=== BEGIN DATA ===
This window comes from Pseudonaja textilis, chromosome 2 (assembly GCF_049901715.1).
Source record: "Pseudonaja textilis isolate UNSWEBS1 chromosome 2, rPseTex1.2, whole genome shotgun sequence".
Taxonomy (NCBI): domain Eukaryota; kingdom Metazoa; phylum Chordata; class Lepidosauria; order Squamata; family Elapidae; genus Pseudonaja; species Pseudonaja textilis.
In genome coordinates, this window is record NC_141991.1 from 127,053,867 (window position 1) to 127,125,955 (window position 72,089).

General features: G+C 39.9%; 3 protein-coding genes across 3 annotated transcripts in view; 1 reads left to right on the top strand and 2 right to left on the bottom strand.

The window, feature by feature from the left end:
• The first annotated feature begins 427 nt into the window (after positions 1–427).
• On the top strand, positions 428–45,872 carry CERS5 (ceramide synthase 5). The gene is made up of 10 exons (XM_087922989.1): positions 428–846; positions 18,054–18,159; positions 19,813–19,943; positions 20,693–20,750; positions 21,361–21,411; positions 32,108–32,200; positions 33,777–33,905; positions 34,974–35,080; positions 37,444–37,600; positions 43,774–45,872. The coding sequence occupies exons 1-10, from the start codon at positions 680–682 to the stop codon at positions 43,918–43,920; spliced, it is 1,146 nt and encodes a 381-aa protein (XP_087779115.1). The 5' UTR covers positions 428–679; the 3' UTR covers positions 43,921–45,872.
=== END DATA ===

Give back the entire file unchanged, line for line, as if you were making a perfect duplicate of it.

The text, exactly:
This window comes from Pseudonaja textilis, chromosome 2 (assembly GCF_049901715.1).
Source record: "Pseudonaja textilis isolate UNSWEBS1 chromosome 2, rPseTex1.2, whole genome shotgun sequence".
Taxonomy (NCBI): domain Eukaryota; kingdom Metazoa; phylum Chordata; class Lepidosauria; order Squamata; family Elapidae; genus Pseudonaja; species Pseudonaja textilis.
In genome coordinates, this window is record NC_141991.1 from 127,053,867 (window position 1) to 127,125,955 (window position 72,089).

General features: G+C 39.9%; 3 protein-coding genes across 3 annotated transcripts in view; 1 reads left to right on the top strand and 2 right to left on the bottom strand.

The window, feature by feature from the left end:
• The first annotated feature begins 427 nt into the window (after positions 1–427).
• On the top strand, positions 428–45,872 carry CERS5 (ceramide synthase 5). The gene is made up of 10 exons (XM_087922989.1): positions 428–846; positions 18,054–18,159; positions 19,813–19,943; positions 20,693–20,750; positions 21,361–21,411; positions 32,108–32,200; positions 33,777–33,905; positions 34,974–35,080; positions 37,444–37,600; positions 43,774–45,872. The coding sequence occupies exons 1-10, from the start codon at positions 680–682 to the stop codon at positions 43,918–43,920; spliced, it is 1,146 nt and encodes a 381-aa protein (XP_087779115.1). The 5' UTR covers positions 428–679; the 3' UTR covers positions 43,921–45,872.